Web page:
Posted by:  Len

Congratulations to our friend Alex Rotaru for the New York City theatrical release and good reviews generated by his latest documentary, “Shakespeare High.”  Cathy and I met Alex — who has also directed “Kids with Cameras” and “They Came to Play” — in late 2011 in Kazakhstan where I was helping to put on an American contemporary documentary film festival in Almaty and Shymkent.  Alex’s enthusiasm, passion for his subjects, and general joie de vivre are refreshing and inspiring, and both Cathy and I really enjoyed the time we spent with him, and learned much from our discussions of film making.

Alex was in Kazakhstan because “Kids with Cameras” was selected by an independent panel of experts for the American Film Showcase which is sponsored by the U.S. Department of State, and was being shown, subtitled in Russian, along with five other American documentaries in various cities in Kazakhstan.  Alex and film expert Diane Carson led discussions of his and the other films, had workshops with students, and helped introduce Kazakh audiences to a film genre that most were not familiar with.  Continuing Alex’s tradition of success, in February “Shakespeare High” was selected for the 2012 American Film Showcase.

Congratulations to Alex and those who worked on the other films chosen for AFS!  Your work goes around the world and helps audiences experience firsthand the amazing creativity and breadth of vision and experience of U.S. documentary filmmakers.   We hope that Surayia’s story will one day join AFS as well.

Posted by:  Len

We recently came across this article from the Dhaka Daily Star and were pleased to see the Salesian Sisters being recognized for the excellent work that is being done at their embroidery center.  Along with Anil Advani we visited the center in Monipuripara several times during our trip to Dhaka in late 2010 and were very impressed by the high quality embroidery that we saw.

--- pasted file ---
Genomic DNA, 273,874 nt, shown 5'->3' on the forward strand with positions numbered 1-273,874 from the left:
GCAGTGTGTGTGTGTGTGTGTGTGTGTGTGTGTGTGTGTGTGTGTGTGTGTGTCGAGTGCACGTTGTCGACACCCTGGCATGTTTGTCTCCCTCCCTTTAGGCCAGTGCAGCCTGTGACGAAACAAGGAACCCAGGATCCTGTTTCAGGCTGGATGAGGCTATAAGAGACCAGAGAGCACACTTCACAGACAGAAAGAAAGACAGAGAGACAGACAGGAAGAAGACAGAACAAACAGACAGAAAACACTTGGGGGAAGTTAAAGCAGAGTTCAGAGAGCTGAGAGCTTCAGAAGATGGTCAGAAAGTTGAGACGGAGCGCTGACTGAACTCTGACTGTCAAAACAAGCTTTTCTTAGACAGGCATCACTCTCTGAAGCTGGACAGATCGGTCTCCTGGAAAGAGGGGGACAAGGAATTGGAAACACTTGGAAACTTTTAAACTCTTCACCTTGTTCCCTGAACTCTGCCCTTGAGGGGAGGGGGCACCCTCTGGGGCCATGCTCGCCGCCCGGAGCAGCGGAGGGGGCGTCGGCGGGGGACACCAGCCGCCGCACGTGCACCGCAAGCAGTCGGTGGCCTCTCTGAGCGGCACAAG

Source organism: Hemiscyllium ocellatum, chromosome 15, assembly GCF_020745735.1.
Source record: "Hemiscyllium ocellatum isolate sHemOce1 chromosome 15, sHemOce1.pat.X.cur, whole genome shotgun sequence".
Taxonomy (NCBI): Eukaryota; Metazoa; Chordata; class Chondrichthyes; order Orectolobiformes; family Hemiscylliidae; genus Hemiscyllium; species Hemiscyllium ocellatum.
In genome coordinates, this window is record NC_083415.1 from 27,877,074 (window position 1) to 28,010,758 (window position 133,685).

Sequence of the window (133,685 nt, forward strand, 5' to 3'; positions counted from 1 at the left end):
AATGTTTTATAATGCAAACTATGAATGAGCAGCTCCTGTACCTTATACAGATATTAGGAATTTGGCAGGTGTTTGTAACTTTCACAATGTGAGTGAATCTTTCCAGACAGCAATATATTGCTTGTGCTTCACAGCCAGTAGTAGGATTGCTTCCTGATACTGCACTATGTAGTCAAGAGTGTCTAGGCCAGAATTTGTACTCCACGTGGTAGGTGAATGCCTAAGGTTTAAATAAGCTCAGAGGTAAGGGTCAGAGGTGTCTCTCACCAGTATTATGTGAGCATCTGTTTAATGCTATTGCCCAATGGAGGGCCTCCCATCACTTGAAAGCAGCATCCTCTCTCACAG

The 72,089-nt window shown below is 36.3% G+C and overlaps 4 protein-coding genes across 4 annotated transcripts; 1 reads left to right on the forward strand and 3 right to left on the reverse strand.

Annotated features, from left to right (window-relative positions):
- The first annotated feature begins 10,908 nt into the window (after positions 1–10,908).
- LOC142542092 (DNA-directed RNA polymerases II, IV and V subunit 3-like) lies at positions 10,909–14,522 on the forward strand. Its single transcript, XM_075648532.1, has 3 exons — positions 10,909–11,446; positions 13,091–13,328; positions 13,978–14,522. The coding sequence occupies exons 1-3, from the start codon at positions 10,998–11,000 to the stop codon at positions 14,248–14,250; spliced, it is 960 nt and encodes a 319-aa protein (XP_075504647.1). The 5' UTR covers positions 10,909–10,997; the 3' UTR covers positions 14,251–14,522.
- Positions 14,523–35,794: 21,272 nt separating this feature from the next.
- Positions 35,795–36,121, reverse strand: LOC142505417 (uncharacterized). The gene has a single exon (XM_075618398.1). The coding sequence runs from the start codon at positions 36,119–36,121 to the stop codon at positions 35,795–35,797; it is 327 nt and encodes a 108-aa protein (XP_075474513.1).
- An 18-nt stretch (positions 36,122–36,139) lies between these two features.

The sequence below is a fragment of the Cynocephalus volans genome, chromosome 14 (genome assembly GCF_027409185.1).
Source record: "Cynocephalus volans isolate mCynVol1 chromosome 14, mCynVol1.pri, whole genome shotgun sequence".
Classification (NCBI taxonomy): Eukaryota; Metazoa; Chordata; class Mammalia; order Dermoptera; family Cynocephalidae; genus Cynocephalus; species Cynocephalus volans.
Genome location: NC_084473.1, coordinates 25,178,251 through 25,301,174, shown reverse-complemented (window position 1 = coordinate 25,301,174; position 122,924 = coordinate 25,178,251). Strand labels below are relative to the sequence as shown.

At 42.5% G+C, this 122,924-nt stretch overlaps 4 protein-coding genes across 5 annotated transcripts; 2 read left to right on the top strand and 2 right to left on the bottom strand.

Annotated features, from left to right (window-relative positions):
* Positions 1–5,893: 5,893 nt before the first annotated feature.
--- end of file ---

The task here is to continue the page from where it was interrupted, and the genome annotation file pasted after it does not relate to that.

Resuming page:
Intricate embroidery at the Salesian Sisters house in Dhaka. Photo copyright Anil Advani and Kantha Productions LLC.

Surayia gave her designs to the Salesians when she was no longer able to draw or stitch; Sister Elizabeth and her colleagues now oversee the embroidery of the women who used to work for Arshi.  The quality, from what we saw on our visit, remains high, and we understand that there continues to be strong consumer demand for nakshi kantha tapestries.

The Daily Star article includes a photo of one of Surayia’s designs, her interpretation of Rabindranath Tagore’s play “Shyama.”

We were also pleased to see a positive mention in the article of the Sisters of Our Lady of Sorrows.  Cathy and I were frequent visitors to their house and chapel in Bashundara when we lived in Dhaka; Mother Luisa taught many young women how to embroider beautiful table linens.  The type of work done at OLS is very different from that of the Salesians, but it is all exquisite and the goal in each case is to help poor young women become self-sufficient, just as Surayia did.

Congratulations to Sister Elizabeth, Mother Luisa, and everyone in Bangladesh who helps to carry on the rich tradition of embroidery.


Posted by: Cathy

March is Women’s History Month, a great time for us to think about Surayia, her art, and the hundreds of women who worked with her to make nakshi kantha tapestries.   The National Women’s History Project in the U.S. has selected “Women’s Education — Women’s Empowerment” as the theme for 2012.

How appropriate to reflect on Surayia’s role in the education and empowerment of poor women in Bangladesh.  As I work with Rita editing the film Threads: the art and life of Surayia Rahman, time and again people whom we have interviewed return to the image of Surayia patiently guiding other women, first at the Skills Development project and later at her own organization called Arshi.

Surayia Rahman and some of the women of Arshi. Photo copyright by Anil Advani and Kantha Productions LLC

Surayia’s efforts as an artist and a teacher ramified, with woman teaching their own children and being able to afford better food, better housing, and very importantly, to send them to school.  Education and empowerment go hand in hand for Surayia and the women who worked with her.  As we celebrate Women’s History Month, we celebrate teachers and those who share their skills to empower others for a better future.